To God All Are Alive

A meditation by Pastor Michael Pahl on November 25, 2018, Eternity Sunday, called “To God All Are Alive,” Jesus’ words in Luke 20:38. Eternity Sunday (also called Totensonntag) comes out of the German church tradition and is celebrated on the last Sunday of the church year, the Sunday before Advent. It is a time for remembering those who have died.

It can be easy to forget.

In a world of tweets and Facebook updates and blog posts that are here today and tomorrow are ancient history, in a world where what is newer is always better and what is older is inevitably worse—in this kind of world, it can be easy to forget.

It’s hard work to remember. Certainly, it’s hard work to remember well.

Dozens of times in Scripture God’s people are commanded to “remember,” precisely because it is so easy to forget.

“Remember the Lord,” we’re entreated. “Remember what God has done,” we’re told. “Remember Jesus’ broken body and shed blood,” we’re commanded.

And tucked away in Hebrews is this call to remembrance: “Remember those who led you, who spoke the word of God to you. Consider the outcome of their way of life and imitate their faith” (Heb 13:7).

Of course, this is speaking of church leaders in particular—whether formal or informal leaders—all those who have shepherded God’s people and shaped their hearts and minds toward faith and hope and love. We are to remember these people, to remind ourselves of the way they lived in order to follow their faithful example.

But this call to remembrance also recalls the long list of people just a couple of chapters earlier: the “Hall of Faith” in Hebrews 11. And not all of those people were “leaders” in any formal sense.

Remember Abraham: by faith Abraham obeyed God. Remember Sarah: by faith Sarah trusted God’s promises. Remember Jacob: by faith Jacob worshiped God. Remember Moses: by faith Moses identified with God’s suffering people. Remember Rahab: by faith Rahab welcomed God’s people into her home and her land.

The author could just as easily have said of all these people—both leaders and followers—what he says later in Hebrews 13: “Consider the outcome of their way of life and imitate their faith.”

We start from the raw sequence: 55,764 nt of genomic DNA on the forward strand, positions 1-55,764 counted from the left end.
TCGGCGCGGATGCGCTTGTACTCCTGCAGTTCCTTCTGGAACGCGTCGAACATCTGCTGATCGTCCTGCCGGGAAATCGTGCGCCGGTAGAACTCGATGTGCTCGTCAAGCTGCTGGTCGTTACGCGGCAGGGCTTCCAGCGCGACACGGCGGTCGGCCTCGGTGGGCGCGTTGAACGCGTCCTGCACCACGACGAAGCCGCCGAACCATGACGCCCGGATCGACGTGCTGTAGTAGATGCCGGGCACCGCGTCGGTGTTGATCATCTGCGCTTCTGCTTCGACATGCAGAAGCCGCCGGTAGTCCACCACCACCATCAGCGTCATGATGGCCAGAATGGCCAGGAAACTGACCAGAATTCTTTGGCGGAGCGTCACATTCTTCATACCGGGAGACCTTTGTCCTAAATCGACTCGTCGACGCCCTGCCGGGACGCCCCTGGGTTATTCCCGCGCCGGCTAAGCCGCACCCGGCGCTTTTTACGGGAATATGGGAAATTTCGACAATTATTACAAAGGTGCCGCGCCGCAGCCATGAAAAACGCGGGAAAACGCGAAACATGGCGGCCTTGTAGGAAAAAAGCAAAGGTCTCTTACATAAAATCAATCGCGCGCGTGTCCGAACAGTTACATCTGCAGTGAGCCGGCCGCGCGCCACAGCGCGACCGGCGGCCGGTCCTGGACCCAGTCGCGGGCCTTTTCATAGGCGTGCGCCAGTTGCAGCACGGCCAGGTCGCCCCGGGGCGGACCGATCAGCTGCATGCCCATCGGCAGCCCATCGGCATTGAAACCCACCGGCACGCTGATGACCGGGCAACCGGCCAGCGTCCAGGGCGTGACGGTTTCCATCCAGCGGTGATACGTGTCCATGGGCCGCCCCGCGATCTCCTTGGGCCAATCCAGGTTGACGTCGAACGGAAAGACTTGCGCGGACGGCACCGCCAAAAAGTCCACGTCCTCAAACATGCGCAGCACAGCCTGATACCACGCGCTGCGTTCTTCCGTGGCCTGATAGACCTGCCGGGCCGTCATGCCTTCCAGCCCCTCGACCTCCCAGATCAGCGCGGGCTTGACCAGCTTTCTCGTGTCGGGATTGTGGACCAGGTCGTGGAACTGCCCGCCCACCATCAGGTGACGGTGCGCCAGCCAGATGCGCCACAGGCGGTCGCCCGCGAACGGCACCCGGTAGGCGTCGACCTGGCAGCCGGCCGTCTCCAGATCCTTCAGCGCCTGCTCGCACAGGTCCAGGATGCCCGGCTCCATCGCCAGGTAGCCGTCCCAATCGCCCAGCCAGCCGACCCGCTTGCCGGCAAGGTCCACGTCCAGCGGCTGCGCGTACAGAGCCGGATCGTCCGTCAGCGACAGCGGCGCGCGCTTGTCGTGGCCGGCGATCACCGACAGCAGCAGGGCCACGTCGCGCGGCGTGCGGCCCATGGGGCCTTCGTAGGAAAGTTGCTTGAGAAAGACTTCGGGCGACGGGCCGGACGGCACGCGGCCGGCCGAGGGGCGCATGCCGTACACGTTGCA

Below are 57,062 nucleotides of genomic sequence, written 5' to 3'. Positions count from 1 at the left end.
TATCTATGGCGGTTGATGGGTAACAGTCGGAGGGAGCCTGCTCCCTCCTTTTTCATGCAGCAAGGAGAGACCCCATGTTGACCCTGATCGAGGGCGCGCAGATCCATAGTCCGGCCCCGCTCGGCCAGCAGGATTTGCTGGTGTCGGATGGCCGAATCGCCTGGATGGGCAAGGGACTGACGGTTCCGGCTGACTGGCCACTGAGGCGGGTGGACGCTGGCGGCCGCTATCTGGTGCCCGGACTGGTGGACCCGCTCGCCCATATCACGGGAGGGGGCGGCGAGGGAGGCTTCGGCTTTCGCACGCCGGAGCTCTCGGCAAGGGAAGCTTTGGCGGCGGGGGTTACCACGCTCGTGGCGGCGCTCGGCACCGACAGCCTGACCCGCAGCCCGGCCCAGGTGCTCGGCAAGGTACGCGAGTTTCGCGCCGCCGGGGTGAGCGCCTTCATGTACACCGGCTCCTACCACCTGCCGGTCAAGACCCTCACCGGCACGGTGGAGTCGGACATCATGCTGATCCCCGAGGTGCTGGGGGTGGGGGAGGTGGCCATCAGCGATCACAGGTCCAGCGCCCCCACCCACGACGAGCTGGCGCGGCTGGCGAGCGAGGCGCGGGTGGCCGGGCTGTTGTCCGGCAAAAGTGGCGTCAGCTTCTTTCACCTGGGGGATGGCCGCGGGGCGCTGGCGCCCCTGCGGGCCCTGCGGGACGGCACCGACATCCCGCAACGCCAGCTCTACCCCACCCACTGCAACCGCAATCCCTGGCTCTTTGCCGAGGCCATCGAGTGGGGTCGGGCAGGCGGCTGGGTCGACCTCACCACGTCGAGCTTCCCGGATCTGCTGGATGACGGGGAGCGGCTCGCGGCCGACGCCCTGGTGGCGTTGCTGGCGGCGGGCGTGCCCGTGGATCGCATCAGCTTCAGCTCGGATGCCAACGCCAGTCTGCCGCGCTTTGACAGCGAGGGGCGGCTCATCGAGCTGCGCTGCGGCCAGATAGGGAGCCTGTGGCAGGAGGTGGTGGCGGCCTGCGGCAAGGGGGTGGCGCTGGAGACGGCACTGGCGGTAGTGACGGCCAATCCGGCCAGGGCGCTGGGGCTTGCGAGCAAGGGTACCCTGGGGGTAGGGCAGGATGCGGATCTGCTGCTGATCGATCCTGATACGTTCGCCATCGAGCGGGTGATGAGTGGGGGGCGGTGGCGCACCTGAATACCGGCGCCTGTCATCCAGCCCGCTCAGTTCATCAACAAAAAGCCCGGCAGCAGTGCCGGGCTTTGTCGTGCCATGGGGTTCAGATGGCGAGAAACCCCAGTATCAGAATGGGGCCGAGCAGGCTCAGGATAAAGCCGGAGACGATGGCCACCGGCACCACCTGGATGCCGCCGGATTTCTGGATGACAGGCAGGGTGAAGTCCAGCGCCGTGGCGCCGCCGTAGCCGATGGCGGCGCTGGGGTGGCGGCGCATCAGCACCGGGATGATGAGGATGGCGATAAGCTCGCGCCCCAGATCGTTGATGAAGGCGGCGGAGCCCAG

It can be easy to forget.

It’s hard work to remember well.

But God does not forget, and so neither should we. God remembers, and so should we. God hears our cries, God bottles up our tears, God sings over us with joy, God numbers our days—God’s eye is always upon us (Ps 56:8; 139; Zeph 3:17). And his eye is not just on us who still live, but also on those who have gone before—whether leaders or not, whether faithful or not—for, as Jesus puts it in Luke 20:38, “to God all are alive.” Did you hear that? To God all are alive.

And so we are commanded to remember, and we remember because God remembers. One might even say we have a moral obligation to those who have walked among us, who have gone before us, to remember them—to speak their names, to recall their faces, to tell their stories.

Of course, neither God nor our loved ones want us to dwell in the past. We dwell in the eternal present, in light of the past and in anticipation of the future. We remember, but we always remember with a forward look.

“Do this in remembrance of me,” Jesus commands us at the Last Supper—“and so we proclaim the Lord’s death until he comes” (1 Cor 11:26). We remember the Lord, we remember what God has done, we remember Jesus’ suffering on our behalf—we remember those who have gone before us—so that we can step into the future with God more faithfully.

It can be easy to forget.

It’s hard work to remember well.

But it’s a good work to remember well, to remember those who have passed away, to “consider the outcome of their way of life and imitate their faith,” perhaps, or even just to speak the names and recall the faces and tell the stories of all those who are still alive to God.

And so, on this Eternity Sunday, we remember.

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